5 Factors That Affect Your Gut Flora

What is the Gut Flora

Your gut flora is based in your large intestine and consists of hundreds of different types of bacteria that are alive and doing various jobs in your gut. The gastro-intestinal tract consists of ten times more organisms than the somatic cells in the body, this equates to around 100 trillion, a lot right?


The flora is made up of both good and bad bacteria that do a variety of different jobs such as aiding with digestion, killing harmful bacteria, producing vitamin K and short chain fatty acids. Each different type of bacteria requires different foods and nutrients in order to fuel them to do their job.

However, if dysbiosis occurs (imbalance of good and bad bacteria) this can lead to:
-Insulin resistance
-Weight gain
-Obesity
-Inflammatory bowel disease
-Colorectal cancer

But what defines the type of gut flora we have? Well there are a variety of different lifestyle factors that contribute to it, living a healthy and balanced lifestyle is the best way to keep your flora diverse and happy. However, there are also factors that can make your microbiome worse and lead to dysbiosis.

1. Eating a diverse range of foods

Different types of bacteria require different vitamins and nutrients, therefore you need to be consuming a wealth of foods in order to fuel a variety of different types of bacteria. Changing your diet can change your flora after just a few days, therefore a few days of eating junk and processed food can alter your microbiome quite drastically. Eating plenty of fruit and vegetables is a great way to help the diversity of your gut flora grow.

2. Prebiotic

Prebiotic is a type of fibre that passes through the body undigested and promotes the growth of good bacteria. You can get prebiotic from a variety of different foods, or prebiotic supplements available from different health stores. Foods that are high in prebiotic include:
Lentils & pulses
Oats
Bananas
Garlic
Nuts
Onions

Prebiotic supplements promote the production of short chain fatty acids which are the main nutrient for cells in the colon. The absorption of the SCFA into the blood means a healthier gut.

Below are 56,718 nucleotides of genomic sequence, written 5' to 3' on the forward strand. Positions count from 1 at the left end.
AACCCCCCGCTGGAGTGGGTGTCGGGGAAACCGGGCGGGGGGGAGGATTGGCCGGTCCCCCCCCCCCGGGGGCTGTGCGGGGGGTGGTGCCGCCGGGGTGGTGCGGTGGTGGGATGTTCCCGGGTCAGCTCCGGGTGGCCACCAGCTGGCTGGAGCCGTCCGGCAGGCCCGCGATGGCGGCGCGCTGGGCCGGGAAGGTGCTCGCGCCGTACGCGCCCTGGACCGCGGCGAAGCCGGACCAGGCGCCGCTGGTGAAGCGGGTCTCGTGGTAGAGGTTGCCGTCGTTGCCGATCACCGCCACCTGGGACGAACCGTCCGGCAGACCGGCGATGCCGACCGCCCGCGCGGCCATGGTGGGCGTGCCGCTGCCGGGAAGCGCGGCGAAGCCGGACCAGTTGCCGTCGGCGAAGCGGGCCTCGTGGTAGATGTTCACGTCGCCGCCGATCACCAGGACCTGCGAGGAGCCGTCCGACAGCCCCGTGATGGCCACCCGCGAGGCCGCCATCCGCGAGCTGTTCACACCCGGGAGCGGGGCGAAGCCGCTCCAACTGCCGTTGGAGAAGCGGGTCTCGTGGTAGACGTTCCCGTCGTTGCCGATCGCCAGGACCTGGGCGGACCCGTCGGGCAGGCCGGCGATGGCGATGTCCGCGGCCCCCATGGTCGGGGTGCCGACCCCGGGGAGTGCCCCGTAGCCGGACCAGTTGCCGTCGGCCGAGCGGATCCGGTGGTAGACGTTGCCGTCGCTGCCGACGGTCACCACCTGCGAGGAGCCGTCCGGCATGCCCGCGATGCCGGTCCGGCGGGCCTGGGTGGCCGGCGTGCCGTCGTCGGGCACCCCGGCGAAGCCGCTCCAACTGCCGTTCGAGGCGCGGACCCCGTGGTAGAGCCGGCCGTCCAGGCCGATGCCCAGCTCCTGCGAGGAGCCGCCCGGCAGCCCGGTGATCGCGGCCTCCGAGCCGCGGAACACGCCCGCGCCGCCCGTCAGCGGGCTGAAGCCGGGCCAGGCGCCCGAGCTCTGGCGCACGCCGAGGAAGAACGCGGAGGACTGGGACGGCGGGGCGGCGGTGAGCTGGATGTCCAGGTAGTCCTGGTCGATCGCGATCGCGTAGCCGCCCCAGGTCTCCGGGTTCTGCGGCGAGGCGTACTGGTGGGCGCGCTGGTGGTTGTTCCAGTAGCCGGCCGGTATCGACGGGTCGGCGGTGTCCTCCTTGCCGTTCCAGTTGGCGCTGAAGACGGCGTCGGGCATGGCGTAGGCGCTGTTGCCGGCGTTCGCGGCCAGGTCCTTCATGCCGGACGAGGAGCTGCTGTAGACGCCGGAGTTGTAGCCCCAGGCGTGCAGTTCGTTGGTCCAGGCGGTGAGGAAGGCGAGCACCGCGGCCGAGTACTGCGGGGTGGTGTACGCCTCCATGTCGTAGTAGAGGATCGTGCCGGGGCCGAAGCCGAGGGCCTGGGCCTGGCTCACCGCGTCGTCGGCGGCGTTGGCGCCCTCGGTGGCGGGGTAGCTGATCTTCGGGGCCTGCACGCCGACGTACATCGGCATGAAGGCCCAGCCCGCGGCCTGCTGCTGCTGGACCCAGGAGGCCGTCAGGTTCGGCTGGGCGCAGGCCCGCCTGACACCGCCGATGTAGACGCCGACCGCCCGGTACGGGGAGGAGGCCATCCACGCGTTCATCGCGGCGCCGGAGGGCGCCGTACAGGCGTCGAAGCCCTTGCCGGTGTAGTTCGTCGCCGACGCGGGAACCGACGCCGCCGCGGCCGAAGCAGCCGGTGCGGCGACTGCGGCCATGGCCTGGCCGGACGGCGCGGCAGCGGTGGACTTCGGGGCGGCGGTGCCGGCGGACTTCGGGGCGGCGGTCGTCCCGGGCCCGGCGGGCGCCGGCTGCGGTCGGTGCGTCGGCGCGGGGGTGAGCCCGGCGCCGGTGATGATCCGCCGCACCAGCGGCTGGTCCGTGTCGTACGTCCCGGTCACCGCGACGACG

3. Smoking

Smoking is one of the examples of a lifestyle factor that can be harmful for the gut flora. It increases the amount of bacteroides-prevotella which can lead to an increased risk of cardiovascular disease. Furthermore, air-borne toxic particles that reach the large bowel can contribute to concomitant increases in inflammatory bowel disease.

4. Stress

Stress has been a big factor in many cases of mental and other health problems recently, and it also contributes to the diversity of your microbiome. It lowers the number of lactobacillus which are extremely beneficial in the flora, it is also a leading cause of IBS and is associated with a changes in the flora via the central nervous system.

There are studies to show that their are links between the gut and brain, therefore changes in the gut can adjust brain activity and lead to changes in mood, autism, and other brain disorders.

5. Exercise

Physical activity is a big contributor to the diversity of the gut, and this doesn't have to mean intense exercise, but simply just moving, going for a walk, doing the gardening etc. Physical activity can increase the levels of butyrate, a short chain fatty acids and athletes have higher levels of Akkermansia, a type of bacteria that helps metabolic health and can help prevent obesity. So as well as the clear benefits of exercise, it can also contribute to a healthier gut.

Cya! 
Eryn 

References 

https://www.ncbi.nlm.nih.gov/pmc/articles/PMC4303825/

https://www.healthline.com/nutrition/8-things-that-harm-gut-bacteria

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